Wal-Mart Stores (NYSE:WMT) is a few months away from its 50th birthday, but compared to some up-and-coming retailing rivals, it’s beginning to look much older than that. Last week, MSNBC reported that the number of Wal-Mart customers who also shop on Amazon (NASDAQ:AMZN) has risen from 25% to 50% in the last five years.
Amazon is gaining ground rapidly and could even overtake WMT as the most-shopped retailer by the 2012 holiday season, according to retail analysts. The site’s revenue increased 40.6% during the last fiscal year, compared with a much more modest growth rate of 3.4% at Wal-Mart.
Less than two weeks ago, Amazon swooped in with $775 million to acquire robot maker Kiva Systems, an acquisition Wal-Mart had been mulling over. This may have been a case of déjà vu for market watchers who remember Amazon beating out WMT in the bidding war for Quidsi, an e-commerce company that operates Diapers.com and other sites. If Wal-Mart wants to be a competitor in the e-commerce world, it can’t keep letting its chief rivals expand while it sits on the sidelines.
But let’s be real. . .Wal-Mart is beyond ubiquitous and easily one of the world’s most recognized brands. It’s still the leading retailer in terms of revenue by a country mile ($419 billion last year versus $48 billion for AMZN). Its market cap of $208 billion is more than double Amazon’s $92 billion. And it has at least five features that Amazon is lacking. (Side note: Not all of these are necessarily positive).
3 Areas Where Wal-Mart Wins:
1. A Personal Touch
Many Wal-Mart locations still provide services you can only get in person. A hair salon, for example, or a vision center. You can get your tires rotated for $2.50 apiece. Amazon just can’t compete when it comes to the human element.
2. Respectable store brand
Products marketed under the Great Value label — adorning many grocery and home staples — aren’t half bad. These store-brand items even had a revamp last year to make them better and healthier. Bonus? They’re super cheap, giving other formidable store brands like Target’s (NYSE:TGT) Archer Farms a run for the money — literally.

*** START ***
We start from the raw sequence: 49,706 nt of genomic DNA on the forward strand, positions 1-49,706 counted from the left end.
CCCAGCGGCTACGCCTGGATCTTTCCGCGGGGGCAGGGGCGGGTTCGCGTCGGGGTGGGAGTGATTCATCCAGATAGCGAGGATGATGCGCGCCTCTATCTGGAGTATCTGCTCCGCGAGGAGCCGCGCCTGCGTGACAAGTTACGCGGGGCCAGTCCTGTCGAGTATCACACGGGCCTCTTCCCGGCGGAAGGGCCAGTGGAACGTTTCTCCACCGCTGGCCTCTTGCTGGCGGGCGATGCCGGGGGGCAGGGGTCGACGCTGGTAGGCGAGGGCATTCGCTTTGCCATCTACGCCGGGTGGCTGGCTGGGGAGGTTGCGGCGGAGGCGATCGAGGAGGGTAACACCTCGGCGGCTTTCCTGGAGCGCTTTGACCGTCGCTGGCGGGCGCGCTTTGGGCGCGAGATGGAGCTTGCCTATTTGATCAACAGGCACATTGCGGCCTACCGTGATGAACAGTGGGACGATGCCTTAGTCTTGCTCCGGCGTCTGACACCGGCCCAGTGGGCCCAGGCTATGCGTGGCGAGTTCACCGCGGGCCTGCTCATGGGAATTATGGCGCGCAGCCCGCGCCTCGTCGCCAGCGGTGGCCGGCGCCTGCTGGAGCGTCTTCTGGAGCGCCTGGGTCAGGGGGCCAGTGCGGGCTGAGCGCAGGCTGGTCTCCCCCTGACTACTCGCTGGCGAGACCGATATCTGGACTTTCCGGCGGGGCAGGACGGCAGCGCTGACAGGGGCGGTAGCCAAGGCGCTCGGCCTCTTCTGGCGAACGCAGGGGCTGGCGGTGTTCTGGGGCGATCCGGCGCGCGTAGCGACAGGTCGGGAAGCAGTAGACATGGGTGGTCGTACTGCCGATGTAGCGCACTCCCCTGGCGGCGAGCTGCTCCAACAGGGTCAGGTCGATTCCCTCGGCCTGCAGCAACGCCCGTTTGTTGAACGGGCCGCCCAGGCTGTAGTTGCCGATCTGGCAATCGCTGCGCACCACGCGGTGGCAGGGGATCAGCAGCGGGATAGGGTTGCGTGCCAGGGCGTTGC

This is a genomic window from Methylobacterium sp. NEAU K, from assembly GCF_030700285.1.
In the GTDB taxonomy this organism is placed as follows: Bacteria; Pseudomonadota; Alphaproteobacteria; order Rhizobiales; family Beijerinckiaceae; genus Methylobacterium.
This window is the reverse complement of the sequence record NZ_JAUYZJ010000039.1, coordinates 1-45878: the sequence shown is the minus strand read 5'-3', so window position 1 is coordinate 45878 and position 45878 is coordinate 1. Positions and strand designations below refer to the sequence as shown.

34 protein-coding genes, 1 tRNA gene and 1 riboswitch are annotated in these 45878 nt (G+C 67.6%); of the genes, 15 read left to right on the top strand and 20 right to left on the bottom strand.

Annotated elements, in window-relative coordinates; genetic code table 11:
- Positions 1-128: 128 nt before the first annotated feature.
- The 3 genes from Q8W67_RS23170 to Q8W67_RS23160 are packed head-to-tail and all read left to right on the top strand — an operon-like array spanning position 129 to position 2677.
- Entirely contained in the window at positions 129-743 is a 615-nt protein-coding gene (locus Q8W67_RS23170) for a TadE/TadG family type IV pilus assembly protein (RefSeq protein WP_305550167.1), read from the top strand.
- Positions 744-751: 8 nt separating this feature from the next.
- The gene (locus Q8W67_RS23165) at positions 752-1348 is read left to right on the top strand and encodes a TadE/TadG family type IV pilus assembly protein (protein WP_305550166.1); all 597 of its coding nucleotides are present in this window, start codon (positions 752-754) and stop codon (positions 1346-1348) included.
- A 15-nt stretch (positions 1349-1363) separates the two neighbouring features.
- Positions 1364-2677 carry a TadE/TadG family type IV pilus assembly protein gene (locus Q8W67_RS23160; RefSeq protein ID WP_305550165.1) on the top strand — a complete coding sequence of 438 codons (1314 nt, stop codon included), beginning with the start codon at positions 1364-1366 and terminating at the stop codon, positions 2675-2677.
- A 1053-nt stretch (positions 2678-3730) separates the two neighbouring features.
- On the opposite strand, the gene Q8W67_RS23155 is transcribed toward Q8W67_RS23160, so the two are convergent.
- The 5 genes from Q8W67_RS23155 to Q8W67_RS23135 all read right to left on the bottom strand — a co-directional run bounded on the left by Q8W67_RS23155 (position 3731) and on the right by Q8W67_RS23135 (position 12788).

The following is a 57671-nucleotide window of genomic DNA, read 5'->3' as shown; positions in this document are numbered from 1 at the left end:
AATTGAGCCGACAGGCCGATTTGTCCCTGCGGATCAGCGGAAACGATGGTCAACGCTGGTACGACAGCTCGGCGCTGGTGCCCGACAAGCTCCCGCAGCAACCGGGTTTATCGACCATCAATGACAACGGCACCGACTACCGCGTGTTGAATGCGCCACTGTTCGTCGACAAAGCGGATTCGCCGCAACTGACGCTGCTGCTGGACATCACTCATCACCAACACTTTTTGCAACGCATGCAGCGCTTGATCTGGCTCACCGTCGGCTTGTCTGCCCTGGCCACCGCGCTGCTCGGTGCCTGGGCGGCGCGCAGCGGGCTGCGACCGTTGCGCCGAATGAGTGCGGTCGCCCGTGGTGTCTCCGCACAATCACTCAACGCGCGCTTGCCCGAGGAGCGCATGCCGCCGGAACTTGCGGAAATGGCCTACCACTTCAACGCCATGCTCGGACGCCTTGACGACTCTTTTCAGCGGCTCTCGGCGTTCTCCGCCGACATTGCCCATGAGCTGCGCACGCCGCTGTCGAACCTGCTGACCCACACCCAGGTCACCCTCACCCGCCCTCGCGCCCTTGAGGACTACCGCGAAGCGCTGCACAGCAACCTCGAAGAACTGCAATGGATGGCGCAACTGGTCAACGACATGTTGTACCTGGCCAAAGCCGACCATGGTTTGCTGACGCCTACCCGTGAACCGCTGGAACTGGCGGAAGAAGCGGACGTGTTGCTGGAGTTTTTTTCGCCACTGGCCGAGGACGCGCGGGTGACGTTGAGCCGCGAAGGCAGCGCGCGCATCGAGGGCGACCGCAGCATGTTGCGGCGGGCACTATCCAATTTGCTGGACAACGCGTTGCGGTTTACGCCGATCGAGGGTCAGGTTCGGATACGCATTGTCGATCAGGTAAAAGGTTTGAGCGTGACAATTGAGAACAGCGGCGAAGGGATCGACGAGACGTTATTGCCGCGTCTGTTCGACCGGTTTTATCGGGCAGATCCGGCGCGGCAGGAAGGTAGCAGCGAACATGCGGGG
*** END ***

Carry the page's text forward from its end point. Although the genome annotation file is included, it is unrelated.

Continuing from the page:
3. Loyal demographic
Wal-Mart is still the center of the universe for many small towns that don’t have a lot of alternatives for grocery and clothes shopping. (Target, for example, tends to avoid setting up shop in towns with small populations). Wal-Mart is also a familiar and trusted destination for those who haven’t or don’t want to delve into online shopping. Even customers willing to buy electronics or books on Amazon will still rely on Wal-Mart for their groceries and household items.
2 Areas Where Wal-Mart Struggles:
1. Bad Rep
We all know the negative press surrounding Wal-Mart. They put Mom-and-Pop shops out of business. Their employees are overworked and underpaid. And their clientele is thought to be undesirable. While Amazon was certainly far from innocent in the downfall of Borders as well as many independent booksellers, it simply doesn’t have the stigma tied to its name.
As much as Wal-Mart works on its public image by launching projects like its sustainability index, it remains an uphill battle. Last year, “negative views of the company [surpassed] positive ones among the U.S. public,” according to data from GlobeScan.
2. Harder to Diversify
Sure, you can go to Wal-Mart and buy T-shirts, air filters and canned pineapple, but can you buy a Kate Spade bag? A Roland synthesizer? Special Pakistani chili paste? For starting out as a bookseller just about 15 years ago, Amazon has become the most diversified retailer in the world. It is truly a one-stop shopping destination, even if you want, say, chicken breasts.
Amazon is limited only by the strength and breadth of its affiliates (or “associates”). Wal-Mart is limited by the fact that it’s Wal-Mart (refer to item No. 1 of this list). That mere notion makes the odds of getting the right to sell brands such as Kate Spade slim to none.
Wal-Mart certainly won’t go down without a fight, but it needs to get better about picking its battles. Stick to what it does well at the bricks-and-morter level and think strategically (and more aggressively) when it comes to expanding e-commerce operations. Only then will it begin to loosen the chokehold of stagnancy that has kept the stock trading in a sideways range (between roughly $45 and $60) for the past 13 years.
As of this writing, Beth Gaston Moon does not own any shares mentioned here.